Hosseini’s book had been a heart-wrenching experience when I read it. I was young, impressionable, and hence, naturally horrified. It was a time when a bunch of strong voices were emerging from the Middle East, in literature and cinema, who were telling stories that were filled with pain, pathos and the death of Innocence. I remember Bahman Ghobadi’s Turtles Can Fly that released a year after The Kite Runner. It was also a story of children brutalised and ruined by war and politics. Hosseini’s book, along with other books and films, was a unit in a Jungian exercise of painting a comprehensive picture of what the Middle East had been going through. The film, written by David “GOT” Benioff, released in 2007, re-introducing the book to newer audiences.
Clockwise in photo The lead cast of The Kite Runner – Nipun Dharmadhikari, Abhishek Saha, Kumud Mishra, and Akash Khurana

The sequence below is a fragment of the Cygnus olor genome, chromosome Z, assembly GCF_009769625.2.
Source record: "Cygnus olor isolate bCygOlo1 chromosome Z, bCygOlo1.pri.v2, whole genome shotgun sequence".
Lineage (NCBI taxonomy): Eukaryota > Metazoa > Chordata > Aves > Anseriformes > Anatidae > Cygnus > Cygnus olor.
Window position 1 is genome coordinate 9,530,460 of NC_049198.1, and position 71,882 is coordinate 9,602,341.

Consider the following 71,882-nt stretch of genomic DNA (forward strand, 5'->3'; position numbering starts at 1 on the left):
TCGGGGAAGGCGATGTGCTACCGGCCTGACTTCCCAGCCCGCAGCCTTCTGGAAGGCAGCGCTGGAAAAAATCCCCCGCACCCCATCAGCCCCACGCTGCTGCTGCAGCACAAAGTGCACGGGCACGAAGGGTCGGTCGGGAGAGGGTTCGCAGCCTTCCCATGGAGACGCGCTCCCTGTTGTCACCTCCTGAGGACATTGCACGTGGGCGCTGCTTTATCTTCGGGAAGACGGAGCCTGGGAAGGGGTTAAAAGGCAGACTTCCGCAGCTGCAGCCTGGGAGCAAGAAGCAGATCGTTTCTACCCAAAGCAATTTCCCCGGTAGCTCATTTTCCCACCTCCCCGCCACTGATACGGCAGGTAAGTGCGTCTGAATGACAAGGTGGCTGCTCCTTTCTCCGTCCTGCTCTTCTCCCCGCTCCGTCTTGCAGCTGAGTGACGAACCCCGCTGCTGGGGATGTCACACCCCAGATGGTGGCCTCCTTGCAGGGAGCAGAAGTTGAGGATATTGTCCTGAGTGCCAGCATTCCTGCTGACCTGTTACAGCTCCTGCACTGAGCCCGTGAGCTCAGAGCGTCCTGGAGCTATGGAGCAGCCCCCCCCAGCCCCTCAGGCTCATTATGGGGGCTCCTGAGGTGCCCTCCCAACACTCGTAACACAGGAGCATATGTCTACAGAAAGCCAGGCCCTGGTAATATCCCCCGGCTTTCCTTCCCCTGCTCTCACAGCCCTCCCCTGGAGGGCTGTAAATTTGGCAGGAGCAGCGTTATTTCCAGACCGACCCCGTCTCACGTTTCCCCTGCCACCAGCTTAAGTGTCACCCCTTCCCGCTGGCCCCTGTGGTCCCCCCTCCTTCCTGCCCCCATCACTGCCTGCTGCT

But how does Khurana intend to make they play relevant for an Indian audience in 2019? “Different audiences will come in with different mindsets. Either they’ll come for the nostalgia or they’ll come to judge it or they’ll come to see how it came to life here. But, the people who don’t have any point of reference, they are an important part of the audience for me.” Khurana adds, going on to say that Spangler’s script also decided on the narrative direction and treatment, balancing the reality of the text and also keeping it relevant. “I think what Matthew did was that he focused on Amir’s emotional journey. There are references to everything that is happening in Afghanistan’s political climate but it never gets pedantic. It’s never really going into the nitty-gritty about the Soviet invasion. But you know there was a Soviet aggression. You know it doesn’t talk about the birth of the Taliban but the characters refer to a before-and-after scenario. So while you are constantly reminded that this is the setting of the play, this is the social predicament of the place where class difference is so pronounced, he’s never letting that come in the way of it being a story about friendship and guilt and loss and betrayal. So I think there’s enough human journey for people to connect with and I think that the shock will be there, the grief will be there, and the relief will be there too, hopefully.”